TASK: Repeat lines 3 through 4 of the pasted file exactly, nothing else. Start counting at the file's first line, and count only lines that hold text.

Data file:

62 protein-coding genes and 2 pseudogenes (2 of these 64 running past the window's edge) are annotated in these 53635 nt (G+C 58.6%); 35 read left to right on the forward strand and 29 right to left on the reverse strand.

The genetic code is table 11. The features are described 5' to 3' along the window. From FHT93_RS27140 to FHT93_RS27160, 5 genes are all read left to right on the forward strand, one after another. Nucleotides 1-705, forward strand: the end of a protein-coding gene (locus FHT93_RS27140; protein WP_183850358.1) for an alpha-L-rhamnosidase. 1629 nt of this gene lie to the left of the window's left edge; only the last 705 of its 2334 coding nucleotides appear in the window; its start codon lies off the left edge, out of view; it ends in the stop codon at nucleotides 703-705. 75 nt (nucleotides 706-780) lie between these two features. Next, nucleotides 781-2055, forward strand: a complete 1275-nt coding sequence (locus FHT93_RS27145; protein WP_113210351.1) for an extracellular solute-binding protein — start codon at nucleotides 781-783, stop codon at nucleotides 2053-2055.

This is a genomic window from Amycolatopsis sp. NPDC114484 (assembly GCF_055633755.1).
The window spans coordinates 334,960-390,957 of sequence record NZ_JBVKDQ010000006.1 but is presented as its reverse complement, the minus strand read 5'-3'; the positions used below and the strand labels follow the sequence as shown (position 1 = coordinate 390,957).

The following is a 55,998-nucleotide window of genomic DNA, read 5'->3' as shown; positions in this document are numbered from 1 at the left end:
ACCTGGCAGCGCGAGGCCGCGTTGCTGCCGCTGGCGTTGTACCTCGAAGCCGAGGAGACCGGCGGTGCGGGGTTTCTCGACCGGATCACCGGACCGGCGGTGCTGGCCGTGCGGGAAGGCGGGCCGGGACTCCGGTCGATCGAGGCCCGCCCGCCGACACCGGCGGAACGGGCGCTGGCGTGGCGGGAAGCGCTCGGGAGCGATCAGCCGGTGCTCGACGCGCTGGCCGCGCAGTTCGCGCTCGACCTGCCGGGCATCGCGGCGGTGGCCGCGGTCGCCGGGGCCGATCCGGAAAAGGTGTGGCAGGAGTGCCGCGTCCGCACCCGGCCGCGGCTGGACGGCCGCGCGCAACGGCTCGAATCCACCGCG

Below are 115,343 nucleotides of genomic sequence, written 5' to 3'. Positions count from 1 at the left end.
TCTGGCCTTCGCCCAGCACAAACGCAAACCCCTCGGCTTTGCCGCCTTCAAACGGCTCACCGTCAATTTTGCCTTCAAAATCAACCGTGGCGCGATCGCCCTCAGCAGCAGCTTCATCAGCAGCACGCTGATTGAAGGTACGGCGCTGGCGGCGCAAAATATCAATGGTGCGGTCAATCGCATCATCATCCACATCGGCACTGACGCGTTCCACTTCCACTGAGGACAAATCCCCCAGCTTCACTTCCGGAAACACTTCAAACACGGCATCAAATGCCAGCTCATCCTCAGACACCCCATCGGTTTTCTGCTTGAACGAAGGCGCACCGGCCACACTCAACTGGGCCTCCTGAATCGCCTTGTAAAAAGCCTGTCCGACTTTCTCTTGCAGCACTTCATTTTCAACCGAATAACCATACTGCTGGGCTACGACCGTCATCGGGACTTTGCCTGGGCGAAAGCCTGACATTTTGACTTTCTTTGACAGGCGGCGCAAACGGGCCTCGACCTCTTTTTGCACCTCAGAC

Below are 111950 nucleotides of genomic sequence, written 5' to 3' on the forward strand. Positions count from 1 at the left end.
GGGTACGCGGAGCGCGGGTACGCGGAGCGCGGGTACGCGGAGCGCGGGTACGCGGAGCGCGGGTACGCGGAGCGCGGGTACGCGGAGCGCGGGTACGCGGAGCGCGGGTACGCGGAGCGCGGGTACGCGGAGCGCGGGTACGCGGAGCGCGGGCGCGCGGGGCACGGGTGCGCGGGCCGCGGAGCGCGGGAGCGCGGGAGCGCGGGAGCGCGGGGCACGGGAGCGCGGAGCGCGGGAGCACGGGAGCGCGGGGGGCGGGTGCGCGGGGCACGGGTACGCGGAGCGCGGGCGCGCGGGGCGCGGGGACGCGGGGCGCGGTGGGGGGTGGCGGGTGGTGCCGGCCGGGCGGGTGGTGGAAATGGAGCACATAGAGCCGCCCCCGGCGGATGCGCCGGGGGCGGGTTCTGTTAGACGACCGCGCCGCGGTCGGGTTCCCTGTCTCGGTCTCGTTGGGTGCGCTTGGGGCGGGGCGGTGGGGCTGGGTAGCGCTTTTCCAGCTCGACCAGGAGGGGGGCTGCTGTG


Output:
This is a genomic window from Amycolatopsis sp. NPDC114484 (assembly GCF_055633755.1).
The window spans coordinates 334,960-390,957 of sequence record NZ_JBVKDQ010000006.1 but is presented as its reverse complement, the minus strand read 5'-3'; the positions used below and the strand labels follow the sequence as shown (position 1 = coordinate 390,957).